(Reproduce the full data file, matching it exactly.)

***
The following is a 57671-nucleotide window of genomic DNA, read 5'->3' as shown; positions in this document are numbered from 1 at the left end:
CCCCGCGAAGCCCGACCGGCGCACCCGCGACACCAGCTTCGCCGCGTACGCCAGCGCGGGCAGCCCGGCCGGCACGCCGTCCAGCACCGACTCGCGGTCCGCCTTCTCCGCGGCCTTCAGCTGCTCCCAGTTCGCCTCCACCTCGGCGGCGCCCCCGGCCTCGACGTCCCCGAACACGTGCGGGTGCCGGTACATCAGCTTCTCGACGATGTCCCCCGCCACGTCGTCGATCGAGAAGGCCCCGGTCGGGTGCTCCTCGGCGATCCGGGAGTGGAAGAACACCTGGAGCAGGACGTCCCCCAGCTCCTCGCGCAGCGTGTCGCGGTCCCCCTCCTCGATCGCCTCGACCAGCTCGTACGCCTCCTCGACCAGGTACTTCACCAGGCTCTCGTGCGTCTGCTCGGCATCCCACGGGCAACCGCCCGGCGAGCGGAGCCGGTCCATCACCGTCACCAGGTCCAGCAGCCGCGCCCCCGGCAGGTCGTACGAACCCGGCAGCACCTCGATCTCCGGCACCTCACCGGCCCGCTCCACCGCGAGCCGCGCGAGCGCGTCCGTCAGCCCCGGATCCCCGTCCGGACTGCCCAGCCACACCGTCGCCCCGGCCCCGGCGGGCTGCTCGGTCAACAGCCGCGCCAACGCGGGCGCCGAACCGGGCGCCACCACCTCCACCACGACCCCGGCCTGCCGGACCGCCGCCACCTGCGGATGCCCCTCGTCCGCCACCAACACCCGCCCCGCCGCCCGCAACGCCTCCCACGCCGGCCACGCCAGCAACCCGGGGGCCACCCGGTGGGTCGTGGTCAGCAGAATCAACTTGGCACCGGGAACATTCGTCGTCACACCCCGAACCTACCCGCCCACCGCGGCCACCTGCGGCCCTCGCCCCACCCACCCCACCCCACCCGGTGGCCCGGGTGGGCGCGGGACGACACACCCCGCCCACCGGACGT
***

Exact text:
The following is a 57671-nucleotide window of genomic DNA, read 5'->3' as shown; positions in this document are numbered from 1 at the left end:
CCCCGCGAAGCCCGACCGGCGCACCCGCGACACCAGCTTCGCCGCGTACGCCAGCGCGGGCAGCCCGGCCGGCACGCCGTCCAGCACCGACTCGCGGTCCGCCTTCTCCGCGGCCTTCAGCTGCTCCCAGTTCGCCTCCACCTCGGCGGCGCCCCCGGCCTCGACGTCCCCGAACACGTGCGGGTGCCGGTACATCAGCTTCTCGACGATGTCCCCCGCCACGTCGTCGATCGAGAAGGCCCCGGTCGGGTGCTCCTCGGCGATCCGGGAGTGGAAGAACACCTGGAGCAGGACGTCCCCCAGCTCCTCGCGCAGCGTGTCGCGGTCCCCCTCCTCGATCGCCTCGACCAGCTCGTACGCCTCCTCGACCAGGTACTTCACCAGGCTCTCGTGCGTCTGCTCGGCATCCCACGGGCAACCGCCCGGCGAGCGGAGCCGGTCCATCACCGTCACCAGGTCCAGCAGCCGCGCCCCCGGCAGGTCGTACGAACCCGGCAGCACCTCGATCTCCGGCACCTCACCGGCCCGCTCCACCGCGAGCCGCGCGAGCGCGTCCGTCAGCCCCGGATCCCCGTCCGGACTGCCCAGCCACACCGTCGCCCCGGCCCCGGCGGGCTGCTCGGTCAACAGCCGCGCCAACGCGGGCGCCGAACCGGGCGCCACCACCTCCACCACGACCCCGGCCTGCCGGACCGCCGCCACCTGCGGATGCCCCTCGTCCGCCACCAACACCCGCCCCGCCGCCCGCAACGCCTCCCACGCCGGCCACGCCAGCAACCCGGGGGCCACCCGGTGGGTCGTGGTCAGCAGAATCAACTTGGCACCGGGAACATTCGTCGTCACACCCCGAACCTACCCGCCCACCGCGGCCACCTGCGGCCCTCGCCCCACCCACCCCACCCCACCCGGTGGCCCGGGTGGGCGCGGGACGACACACCCCGCCCACCGGACGT